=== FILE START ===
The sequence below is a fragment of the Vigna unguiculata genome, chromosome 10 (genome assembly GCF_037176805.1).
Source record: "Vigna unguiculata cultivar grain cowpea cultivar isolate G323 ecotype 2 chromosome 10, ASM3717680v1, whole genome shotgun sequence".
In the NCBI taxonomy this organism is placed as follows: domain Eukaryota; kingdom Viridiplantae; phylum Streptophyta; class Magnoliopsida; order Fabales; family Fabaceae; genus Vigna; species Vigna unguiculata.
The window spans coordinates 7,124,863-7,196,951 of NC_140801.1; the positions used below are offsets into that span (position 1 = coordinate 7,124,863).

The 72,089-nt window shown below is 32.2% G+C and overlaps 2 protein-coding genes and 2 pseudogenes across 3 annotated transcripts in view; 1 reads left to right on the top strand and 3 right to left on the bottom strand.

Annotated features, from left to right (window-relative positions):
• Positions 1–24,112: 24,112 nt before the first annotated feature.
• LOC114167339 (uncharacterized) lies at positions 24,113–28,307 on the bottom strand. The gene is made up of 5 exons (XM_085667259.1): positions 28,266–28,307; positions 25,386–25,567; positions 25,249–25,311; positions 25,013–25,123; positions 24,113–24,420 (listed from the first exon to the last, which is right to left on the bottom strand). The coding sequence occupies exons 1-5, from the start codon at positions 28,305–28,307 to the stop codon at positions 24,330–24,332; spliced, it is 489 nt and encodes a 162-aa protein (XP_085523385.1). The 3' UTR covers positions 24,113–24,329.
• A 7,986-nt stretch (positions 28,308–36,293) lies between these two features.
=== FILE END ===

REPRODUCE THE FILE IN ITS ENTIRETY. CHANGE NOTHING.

The sequence below is a fragment of the Vigna unguiculata genome, chromosome 10 (genome assembly GCF_037176805.1).
Source record: "Vigna unguiculata cultivar grain cowpea cultivar isolate G323 ecotype 2 chromosome 10, ASM3717680v1, whole genome shotgun sequence".
In the NCBI taxonomy this organism is placed as follows: domain Eukaryota; kingdom Viridiplantae; phylum Streptophyta; class Magnoliopsida; order Fabales; family Fabaceae; genus Vigna; species Vigna unguiculata.
The window spans coordinates 7,124,863-7,196,951 of NC_140801.1; the positions used below are offsets into that span (position 1 = coordinate 7,124,863).

The 72,089-nt window shown below is 32.2% G+C and overlaps 2 protein-coding genes and 2 pseudogenes across 3 annotated transcripts in view; 1 reads left to right on the top strand and 3 right to left on the bottom strand.

Annotated features, from left to right (window-relative positions):
• Positions 1–24,112: 24,112 nt before the first annotated feature.
• LOC114167339 (uncharacterized) lies at positions 24,113–28,307 on the bottom strand. The gene is made up of 5 exons (XM_085667259.1): positions 28,266–28,307; positions 25,386–25,567; positions 25,249–25,311; positions 25,013–25,123; positions 24,113–24,420 (listed from the first exon to the last, which is right to left on the bottom strand). The coding sequence occupies exons 1-5, from the start codon at positions 28,305–28,307 to the stop codon at positions 24,330–24,332; spliced, it is 489 nt and encodes a 162-aa protein (XP_085523385.1). The 3' UTR covers positions 24,113–24,329.
• A 7,986-nt stretch (positions 28,308–36,293) lies between these two features.